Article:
On Tuesday, Oct. 25, the University of Maine welcomed the state of Maine’s current governor, Janet Mills, during a rally in front of the Fogler Library steps facing the University Mall.
Mills was joined by Maine State Senate candidate Mike Tipping, Representative Laurie Osher and former State Senator Emily Cain, who is now the executive director of the Democratic political action committee Emily’s List.
This rally was held to encourage UMaine students to get out and vote in the upcoming election, as the Maine Democratic Party seeks to hold onto both the gubernatorial position and its majority in the Maine State Legislature.
The UMaine College Democrats President, Maredyth Waters, kicked off the event by reiterating the importance of exercising one’s right to vote, especially toward the young generation of students in attendance.
“You guys have the power to sway this election; you have to use it,” Waters said.
Candidate Mike Tipping followed Waters’ introduction by crediting a majority of the success he has found thus far to the university’s political action clubs and students who have dedicated countless hours going door to door in order to get the word out about his presence in this year’s election.
Tipping has been heavily involved in fighting pollution in the nearby Penobscot River. In early October, the lawsuit he had been a part of for 14 years that dealt with the dumping of 12 metric tons of mercury into the river by the chemical company Mallinckrodt has now reached a satisfactory settlement to fund cleanup efforts. This milestone, Tipping noted, is now known to be the largest ecosystem-like cleanup that citizen action has ever forced in this country.
Mike Tipping has also served as spokesperson for the Minimum Wage Referendum, which successfully raised the minimum wage requirement in Maine to nearly $13 an hour.
“Change happens when communities of people come together over time and refuse to give up,” Tipping stated.
Representative Laurie Osher took center stage next to discuss her involvement with climate change efforts in the state, specifically through finding ways to store carbon. She also encouraged UMaine students to register to vote in Orono, even if they may have roots in other states.
“Almost 80% of the people in this district… are 35 and under. Almost 40% in this district are 25 and under,” Osher explained.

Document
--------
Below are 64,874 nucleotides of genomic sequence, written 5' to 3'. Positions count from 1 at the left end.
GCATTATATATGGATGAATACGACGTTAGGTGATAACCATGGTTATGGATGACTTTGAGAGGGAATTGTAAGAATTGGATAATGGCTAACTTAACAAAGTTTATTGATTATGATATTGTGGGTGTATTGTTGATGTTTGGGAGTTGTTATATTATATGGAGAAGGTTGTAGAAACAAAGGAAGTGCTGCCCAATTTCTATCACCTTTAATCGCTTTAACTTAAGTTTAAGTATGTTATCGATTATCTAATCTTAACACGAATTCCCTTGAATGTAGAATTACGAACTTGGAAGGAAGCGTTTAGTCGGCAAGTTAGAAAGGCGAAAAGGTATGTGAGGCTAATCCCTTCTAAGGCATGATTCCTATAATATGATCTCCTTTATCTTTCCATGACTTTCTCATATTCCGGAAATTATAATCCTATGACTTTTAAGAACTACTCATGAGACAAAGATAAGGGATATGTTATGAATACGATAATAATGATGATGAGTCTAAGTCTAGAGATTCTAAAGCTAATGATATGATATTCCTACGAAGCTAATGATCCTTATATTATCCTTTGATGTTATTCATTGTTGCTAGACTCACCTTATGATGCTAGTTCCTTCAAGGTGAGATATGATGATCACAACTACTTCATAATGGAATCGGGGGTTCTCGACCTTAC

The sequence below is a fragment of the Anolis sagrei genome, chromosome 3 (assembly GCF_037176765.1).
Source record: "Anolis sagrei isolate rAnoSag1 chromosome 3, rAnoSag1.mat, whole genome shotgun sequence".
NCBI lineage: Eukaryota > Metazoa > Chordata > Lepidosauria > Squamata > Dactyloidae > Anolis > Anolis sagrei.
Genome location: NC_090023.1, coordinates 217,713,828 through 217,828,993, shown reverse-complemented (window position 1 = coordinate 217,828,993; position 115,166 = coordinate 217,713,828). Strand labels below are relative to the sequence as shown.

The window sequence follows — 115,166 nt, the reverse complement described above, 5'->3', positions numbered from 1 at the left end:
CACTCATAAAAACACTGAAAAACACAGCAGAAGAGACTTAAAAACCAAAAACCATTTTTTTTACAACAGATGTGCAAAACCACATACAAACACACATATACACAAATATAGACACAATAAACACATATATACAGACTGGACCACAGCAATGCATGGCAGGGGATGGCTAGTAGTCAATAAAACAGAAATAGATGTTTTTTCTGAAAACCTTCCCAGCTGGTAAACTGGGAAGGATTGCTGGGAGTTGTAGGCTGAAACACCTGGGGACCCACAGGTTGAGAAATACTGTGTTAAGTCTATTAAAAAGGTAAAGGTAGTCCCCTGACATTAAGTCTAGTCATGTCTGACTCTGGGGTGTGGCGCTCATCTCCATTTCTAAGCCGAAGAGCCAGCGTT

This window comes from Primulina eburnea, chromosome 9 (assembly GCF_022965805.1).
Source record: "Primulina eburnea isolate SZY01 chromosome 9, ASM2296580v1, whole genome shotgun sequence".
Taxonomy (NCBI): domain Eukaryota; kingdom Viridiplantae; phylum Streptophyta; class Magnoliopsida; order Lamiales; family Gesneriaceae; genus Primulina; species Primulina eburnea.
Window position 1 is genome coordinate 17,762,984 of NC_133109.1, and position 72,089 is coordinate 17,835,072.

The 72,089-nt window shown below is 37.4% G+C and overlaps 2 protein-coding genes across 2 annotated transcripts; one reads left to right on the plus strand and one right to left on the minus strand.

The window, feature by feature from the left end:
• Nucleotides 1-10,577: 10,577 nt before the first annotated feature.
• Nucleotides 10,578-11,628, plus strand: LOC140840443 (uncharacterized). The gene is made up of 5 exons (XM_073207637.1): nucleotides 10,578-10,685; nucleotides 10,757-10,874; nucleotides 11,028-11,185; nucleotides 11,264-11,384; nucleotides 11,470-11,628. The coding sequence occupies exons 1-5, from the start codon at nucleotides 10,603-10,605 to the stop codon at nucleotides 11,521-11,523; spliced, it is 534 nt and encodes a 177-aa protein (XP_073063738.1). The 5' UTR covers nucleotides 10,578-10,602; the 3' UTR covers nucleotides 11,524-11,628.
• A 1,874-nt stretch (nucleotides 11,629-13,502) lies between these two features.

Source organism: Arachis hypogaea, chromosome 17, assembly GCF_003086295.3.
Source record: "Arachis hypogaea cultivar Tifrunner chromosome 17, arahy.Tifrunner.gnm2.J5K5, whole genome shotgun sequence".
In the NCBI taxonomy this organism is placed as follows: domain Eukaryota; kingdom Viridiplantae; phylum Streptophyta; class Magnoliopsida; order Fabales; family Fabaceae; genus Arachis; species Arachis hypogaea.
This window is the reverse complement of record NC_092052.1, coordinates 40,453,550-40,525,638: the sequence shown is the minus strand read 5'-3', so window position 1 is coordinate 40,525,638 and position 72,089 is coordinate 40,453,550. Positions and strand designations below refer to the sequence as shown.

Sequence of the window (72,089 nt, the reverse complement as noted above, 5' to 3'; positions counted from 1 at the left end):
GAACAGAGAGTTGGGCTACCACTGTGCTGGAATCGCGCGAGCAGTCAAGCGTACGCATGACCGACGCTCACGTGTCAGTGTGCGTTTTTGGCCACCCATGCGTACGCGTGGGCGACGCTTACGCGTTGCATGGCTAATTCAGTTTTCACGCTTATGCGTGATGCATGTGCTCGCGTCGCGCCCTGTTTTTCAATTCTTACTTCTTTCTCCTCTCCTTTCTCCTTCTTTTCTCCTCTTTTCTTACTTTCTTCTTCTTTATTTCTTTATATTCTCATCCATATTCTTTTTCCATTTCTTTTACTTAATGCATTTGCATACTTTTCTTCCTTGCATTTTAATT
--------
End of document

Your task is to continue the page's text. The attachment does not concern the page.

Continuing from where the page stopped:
In sharing these statistics, Osher said that in order to have the voices of the youth in Maine heard in the legislature, they should highly consider registering to vote right here in Orono.
Emily Cain was the last guest speaker before Governor Mills took over for the remainder of the rally, and she used this opportunity to endorse Mills for re-election.
“[Mills] thinks about the whole state of Maine every time a problem comes her way… I have seen her work through the night to do the right thing for Maine people, whether it’s on budgets, whether it’s on climate… on job creation, on public education, on all of it. Our governor is holding the line for us every single day,” Cain said.
Cain also spoke on the importance of being able to make one’s own healthcare decisions, which is an ongoing issue that will appear on the ballot this November. Maine currently has safe access to abortion, which has the potential to change if the Democrats lose the governor’s seat. The young voters at UMaine hold great power in ensuring this healthcare right is maintained by exercising their right to vote.
Mills spoke heavily In regards to climate change efforts, and she reflected on the efforts of the Climate Action Council, which she helped create soon after taking office. A key goal of Maine’s plan to fight climate change is to become carbon neutral by 2045, which Mills said may happen sooner due to the state’s current track record.
Mills also discussed expanding healthcare in the state. Former Governor of Maine Paul LePage attempted to block the majority will of the Maine people in this regard during his time in office.
Mills’ personal efforts to expand healthcare access to all Mainers began shortly before the COVID-19 pandemic. In the aftermath of these unprecedented times, she noted that Maine has experienced the 11th-highest economic recovery in the country and that the Commonwealth Fund awarded Maine some of the highest marks for how it has fared through the last few years. The governor credits Maine’s pandemic response to the state’s CDC, which she praised for its willingness to be open and honest with all citizens even when its officials were unsure of what was to come.
Before ending her speech, Governor Mills urged all to consider what key issues are at stake this November before hitting the polls.
“Think about healthcare. Think about climate change. Think about abortion. Think about our economy. Think about democracy. We can’t go back,” Mills said.
All attendees were then invited to participate in a group photo with the governor as the rally concluded.
Same-day voter registration will be available on the UMaine campus at the New Balance Field House and Memorial Gym on election day, Nov. 8. For more information regarding the general election, visit Maine.gov.